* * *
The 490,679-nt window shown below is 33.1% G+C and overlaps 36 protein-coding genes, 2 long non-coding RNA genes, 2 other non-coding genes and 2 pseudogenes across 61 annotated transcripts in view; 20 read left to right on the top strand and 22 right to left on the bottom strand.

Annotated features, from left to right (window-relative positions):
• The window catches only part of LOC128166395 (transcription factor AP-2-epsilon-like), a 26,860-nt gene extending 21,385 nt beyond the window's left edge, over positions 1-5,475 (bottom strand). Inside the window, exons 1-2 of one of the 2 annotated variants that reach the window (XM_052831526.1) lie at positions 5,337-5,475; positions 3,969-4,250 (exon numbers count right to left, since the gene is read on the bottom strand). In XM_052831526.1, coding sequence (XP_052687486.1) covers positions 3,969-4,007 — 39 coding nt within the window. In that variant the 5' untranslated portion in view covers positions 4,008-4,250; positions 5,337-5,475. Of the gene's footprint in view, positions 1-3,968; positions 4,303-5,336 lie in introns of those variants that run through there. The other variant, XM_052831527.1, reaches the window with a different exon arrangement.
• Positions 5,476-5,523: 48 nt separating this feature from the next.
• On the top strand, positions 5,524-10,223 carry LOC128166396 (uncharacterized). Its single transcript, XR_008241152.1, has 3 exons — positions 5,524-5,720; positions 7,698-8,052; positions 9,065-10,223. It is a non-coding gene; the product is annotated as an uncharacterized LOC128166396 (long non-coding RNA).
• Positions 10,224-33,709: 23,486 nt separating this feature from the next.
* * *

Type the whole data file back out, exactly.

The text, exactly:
The 490,679-nt window shown below is 33.1% G+C and overlaps 36 protein-coding genes, 2 long non-coding RNA genes, 2 other non-coding genes and 2 pseudogenes across 61 annotated transcripts in view; 20 read left to right on the top strand and 22 right to left on the bottom strand.

Annotated features, from left to right (window-relative positions):
• The window catches only part of LOC128166395 (transcription factor AP-2-epsilon-like), a 26,860-nt gene extending 21,385 nt beyond the window's left edge, over positions 1-5,475 (bottom strand). Inside the window, exons 1-2 of one of the 2 annotated variants that reach the window (XM_052831526.1) lie at positions 5,337-5,475; positions 3,969-4,250 (exon numbers count right to left, since the gene is read on the bottom strand). In XM_052831526.1, coding sequence (XP_052687486.1) covers positions 3,969-4,007 — 39 coding nt within the window. In that variant the 5' untranslated portion in view covers positions 4,008-4,250; positions 5,337-5,475. Of the gene's footprint in view, positions 1-3,968; positions 4,303-5,336 lie in introns of those variants that run through there. The other variant, XM_052831527.1, reaches the window with a different exon arrangement.
• Positions 5,476-5,523: 48 nt separating this feature from the next.
• On the top strand, positions 5,524-10,223 carry LOC128166396 (uncharacterized). Its single transcript, XR_008241152.1, has 3 exons — positions 5,524-5,720; positions 7,698-8,052; positions 9,065-10,223. It is a non-coding gene; the product is annotated as an uncharacterized LOC128166396 (long non-coding RNA).
• Positions 10,224-33,709: 23,486 nt separating this feature from the next.